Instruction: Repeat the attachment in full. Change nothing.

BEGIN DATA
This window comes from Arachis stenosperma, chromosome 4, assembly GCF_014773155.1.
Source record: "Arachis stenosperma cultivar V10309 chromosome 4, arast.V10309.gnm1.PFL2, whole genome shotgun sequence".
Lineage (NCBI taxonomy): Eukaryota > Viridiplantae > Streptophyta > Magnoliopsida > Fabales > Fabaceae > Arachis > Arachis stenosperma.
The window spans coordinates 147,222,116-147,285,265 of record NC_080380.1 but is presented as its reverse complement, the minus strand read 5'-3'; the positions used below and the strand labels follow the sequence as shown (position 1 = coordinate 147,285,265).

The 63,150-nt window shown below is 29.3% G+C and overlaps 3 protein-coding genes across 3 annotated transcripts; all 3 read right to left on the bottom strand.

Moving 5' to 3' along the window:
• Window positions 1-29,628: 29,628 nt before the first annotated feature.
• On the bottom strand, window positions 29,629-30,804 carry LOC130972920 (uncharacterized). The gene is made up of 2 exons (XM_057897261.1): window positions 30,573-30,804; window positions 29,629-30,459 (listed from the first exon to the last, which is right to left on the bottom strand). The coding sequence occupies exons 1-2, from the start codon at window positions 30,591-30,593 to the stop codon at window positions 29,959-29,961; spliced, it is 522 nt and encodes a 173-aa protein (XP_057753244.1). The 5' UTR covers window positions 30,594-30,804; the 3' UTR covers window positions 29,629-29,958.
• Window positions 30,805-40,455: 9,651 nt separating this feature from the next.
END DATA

This window comes from Arachis stenosperma, chromosome 4, assembly GCF_014773155.1.
Source record: "Arachis stenosperma cultivar V10309 chromosome 4, arast.V10309.gnm1.PFL2, whole genome shotgun sequence".
Lineage (NCBI taxonomy): Eukaryota > Viridiplantae > Streptophyta > Magnoliopsida > Fabales > Fabaceae > Arachis > Arachis stenosperma.
The window spans coordinates 147,222,116-147,285,265 of record NC_080380.1 but is presented as its reverse complement, the minus strand read 5'-3'; the positions used below and the strand labels follow the sequence as shown (position 1 = coordinate 147,285,265).

The 63,150-nt window shown below is 29.3% G+C and overlaps 3 protein-coding genes across 3 annotated transcripts; all 3 read right to left on the bottom strand.

Moving 5' to 3' along the window:
• Window positions 1-29,628: 29,628 nt before the first annotated feature.
• On the bottom strand, window positions 29,629-30,804 carry LOC130972920 (uncharacterized). The gene is made up of 2 exons (XM_057897261.1): window positions 30,573-30,804; window positions 29,629-30,459 (listed from the first exon to the last, which is right to left on the bottom strand). The coding sequence occupies exons 1-2, from the start codon at window positions 30,591-30,593 to the stop codon at window positions 29,959-29,961; spliced, it is 522 nt and encodes a 173-aa protein (XP_057753244.1). The 5' UTR covers window positions 30,594-30,804; the 3' UTR covers window positions 29,629-29,958.
• Window positions 30,805-40,455: 9,651 nt separating this feature from the next.